Van Allen's group also experimented with high altitude photography to study meteorological phenomena and Earth cloud patterns. From this early work, weather satellites were conceived. The first details of the Earth's atmosphere with variations in temperatures and pressures, variations in atmospheric layers, atmospheric density, and turbulence, were derived using the sounding rockets. A remarkable 51% of these sounding rockets were Aerobees. An Aerobee rocket was also the first launch vehicle to carry monkeys Patricia and Mike and passenger mice Mildred and Albert, into space, May 22, 1952, at Holloman Air Force Base, New Mexico, and then return them safely to Earth.

The Aerobee rocket further was used to capture photos of star fields in selected spectral ranges, including the first wide-angle ultraviolet photo of star fields and for recording variations in star temperatures while in flight. A similar updated methodology would later be used many years later on NASA's Apollo flights. The Aerobee's low cost and overall 97% rocket reliability permitted scientists to collect significant amounts of data easily and cost effectively ten years before space satellites could be used effectively.

The cover shown is somewhat ironic in that it pictures a captured V-2 rocket with three engineers proudly displaying it. But, the real story is that the versatile sounding rocket that would replace the V-2 rocket as a scientific launch vehicle, the Aerobee, would have its first test firing on this date, September 25, 1947, at White Sands Proving Ground, near Las Cruces, New Mexico, and commemorated on this pedestrian QSL card.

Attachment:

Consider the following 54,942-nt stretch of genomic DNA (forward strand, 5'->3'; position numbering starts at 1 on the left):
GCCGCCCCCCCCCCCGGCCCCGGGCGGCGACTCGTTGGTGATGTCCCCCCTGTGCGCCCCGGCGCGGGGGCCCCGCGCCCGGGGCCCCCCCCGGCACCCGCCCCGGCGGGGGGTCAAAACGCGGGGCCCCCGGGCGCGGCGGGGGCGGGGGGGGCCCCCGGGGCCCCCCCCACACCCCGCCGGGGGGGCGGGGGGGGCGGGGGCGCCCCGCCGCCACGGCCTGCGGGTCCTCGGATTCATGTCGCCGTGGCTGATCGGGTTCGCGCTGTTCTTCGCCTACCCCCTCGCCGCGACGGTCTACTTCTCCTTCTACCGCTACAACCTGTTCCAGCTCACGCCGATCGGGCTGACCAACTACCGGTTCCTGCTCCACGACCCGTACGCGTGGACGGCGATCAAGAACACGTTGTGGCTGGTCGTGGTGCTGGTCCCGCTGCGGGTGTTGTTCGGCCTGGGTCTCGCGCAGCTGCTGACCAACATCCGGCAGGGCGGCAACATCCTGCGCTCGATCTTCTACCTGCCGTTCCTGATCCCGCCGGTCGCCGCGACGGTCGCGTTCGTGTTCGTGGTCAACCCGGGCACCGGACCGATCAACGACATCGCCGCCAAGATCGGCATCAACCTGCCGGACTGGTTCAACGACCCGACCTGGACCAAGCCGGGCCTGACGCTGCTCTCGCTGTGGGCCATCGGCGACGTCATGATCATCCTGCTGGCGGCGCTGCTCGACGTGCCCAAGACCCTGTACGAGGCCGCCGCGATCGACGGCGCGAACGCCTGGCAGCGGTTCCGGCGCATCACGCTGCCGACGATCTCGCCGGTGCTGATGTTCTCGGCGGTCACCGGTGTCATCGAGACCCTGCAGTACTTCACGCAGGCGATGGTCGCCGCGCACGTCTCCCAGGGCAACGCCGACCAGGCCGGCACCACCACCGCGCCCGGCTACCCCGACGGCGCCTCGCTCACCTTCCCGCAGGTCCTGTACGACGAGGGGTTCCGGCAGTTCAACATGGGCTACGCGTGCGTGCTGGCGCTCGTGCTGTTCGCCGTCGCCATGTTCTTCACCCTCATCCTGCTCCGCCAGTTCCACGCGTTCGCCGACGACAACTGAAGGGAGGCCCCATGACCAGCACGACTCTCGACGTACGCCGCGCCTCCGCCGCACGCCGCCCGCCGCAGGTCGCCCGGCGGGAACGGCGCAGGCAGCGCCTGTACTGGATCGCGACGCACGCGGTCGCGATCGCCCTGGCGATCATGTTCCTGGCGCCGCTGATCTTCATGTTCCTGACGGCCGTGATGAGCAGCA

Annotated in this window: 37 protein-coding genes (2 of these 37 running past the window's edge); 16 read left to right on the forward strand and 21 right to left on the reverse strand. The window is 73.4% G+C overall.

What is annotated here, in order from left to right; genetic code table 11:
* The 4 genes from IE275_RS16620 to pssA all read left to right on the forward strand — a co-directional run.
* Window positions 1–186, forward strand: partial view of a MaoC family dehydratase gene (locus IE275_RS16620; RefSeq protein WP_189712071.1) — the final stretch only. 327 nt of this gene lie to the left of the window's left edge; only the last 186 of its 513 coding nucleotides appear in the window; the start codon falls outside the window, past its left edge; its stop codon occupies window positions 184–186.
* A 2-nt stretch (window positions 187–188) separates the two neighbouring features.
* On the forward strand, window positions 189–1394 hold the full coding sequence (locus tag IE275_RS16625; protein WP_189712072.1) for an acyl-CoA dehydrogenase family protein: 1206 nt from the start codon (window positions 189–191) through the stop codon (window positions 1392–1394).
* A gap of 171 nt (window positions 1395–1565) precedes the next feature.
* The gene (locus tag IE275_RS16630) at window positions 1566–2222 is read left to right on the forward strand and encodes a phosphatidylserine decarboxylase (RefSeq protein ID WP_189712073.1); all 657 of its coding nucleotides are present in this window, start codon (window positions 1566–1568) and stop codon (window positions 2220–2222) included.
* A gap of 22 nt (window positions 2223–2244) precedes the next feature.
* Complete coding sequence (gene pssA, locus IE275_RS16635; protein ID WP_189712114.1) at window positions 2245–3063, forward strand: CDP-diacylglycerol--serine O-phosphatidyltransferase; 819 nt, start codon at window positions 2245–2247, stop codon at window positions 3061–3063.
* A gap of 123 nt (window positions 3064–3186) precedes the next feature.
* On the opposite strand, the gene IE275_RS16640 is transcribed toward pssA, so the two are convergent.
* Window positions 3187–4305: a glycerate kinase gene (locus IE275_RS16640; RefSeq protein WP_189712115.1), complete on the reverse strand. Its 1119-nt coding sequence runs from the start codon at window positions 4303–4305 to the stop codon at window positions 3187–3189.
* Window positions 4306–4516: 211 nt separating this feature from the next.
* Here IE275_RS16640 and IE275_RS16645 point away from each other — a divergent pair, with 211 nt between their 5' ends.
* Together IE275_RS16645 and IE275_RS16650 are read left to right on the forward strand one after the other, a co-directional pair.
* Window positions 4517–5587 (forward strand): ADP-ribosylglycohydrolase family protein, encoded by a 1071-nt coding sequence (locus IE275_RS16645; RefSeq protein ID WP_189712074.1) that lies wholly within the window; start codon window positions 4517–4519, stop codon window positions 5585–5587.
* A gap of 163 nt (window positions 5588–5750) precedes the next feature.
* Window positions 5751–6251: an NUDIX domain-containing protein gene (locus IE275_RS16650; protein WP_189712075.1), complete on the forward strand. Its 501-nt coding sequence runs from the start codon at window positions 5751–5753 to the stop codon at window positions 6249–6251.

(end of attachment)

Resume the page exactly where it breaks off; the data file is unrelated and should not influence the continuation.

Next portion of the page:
Steve Durst, The Space Unit

Steve Procter
Member

Posts: 971
From: Leeds, Yorkshire, UK
Registered: Oct 2000

posted 02-21-2010 09:57 AM     Click Here to See the Profile for Steve Procter   Click Here to Email Steve Procter     Edit/Delete Message   Reply w/Quote
Just out of curiosity I looked to see if the three callsigns were current on the QRZ ham radio database. Sadly none were, whether this means they have passed away, are no longer hams, or just not listed I can't say.

The QSL card recipient W8RM is listed as active and still living in Ohio. He's 91 years of age, he would have been 28 at the time of the contact!

micropooz
Member

Posts: 1239
From: Washington, DC, USA
Registered: Apr 2003

posted 02-21-2010 11:49 AM     Click Here to See the Profile for micropooz   Click Here to Email micropooz     Edit/Delete Message   Reply w/Quote
Great history on the Aerobee, Steve!

I remember my first Estes rocket when I was a kid was their Aerobee model!

stevedd841
Member

Posts: 164
From: millersville, maryland, usa
Registered: Jul 2004

posted 02-22-2010 06:14 PM     Click Here to See the Profile for stevedd841   Click Here to Email stevedd841     Edit/Delete Message   Reply w/Quote
Steve, thank you for your reply and comments all the way from the UK. Am a fan of Ham radio and used to use the MARS system on the U.S. Navy ship I was on in the Pacific to call back to the United States way before the advent of satellite secure voice radio. Appreciate your checking out the call signs for the guys involved in making this QSL card. I thought the card might be thought provoking and would generate a little discussion with the V-2 rocket as a backdrop. Many thanks!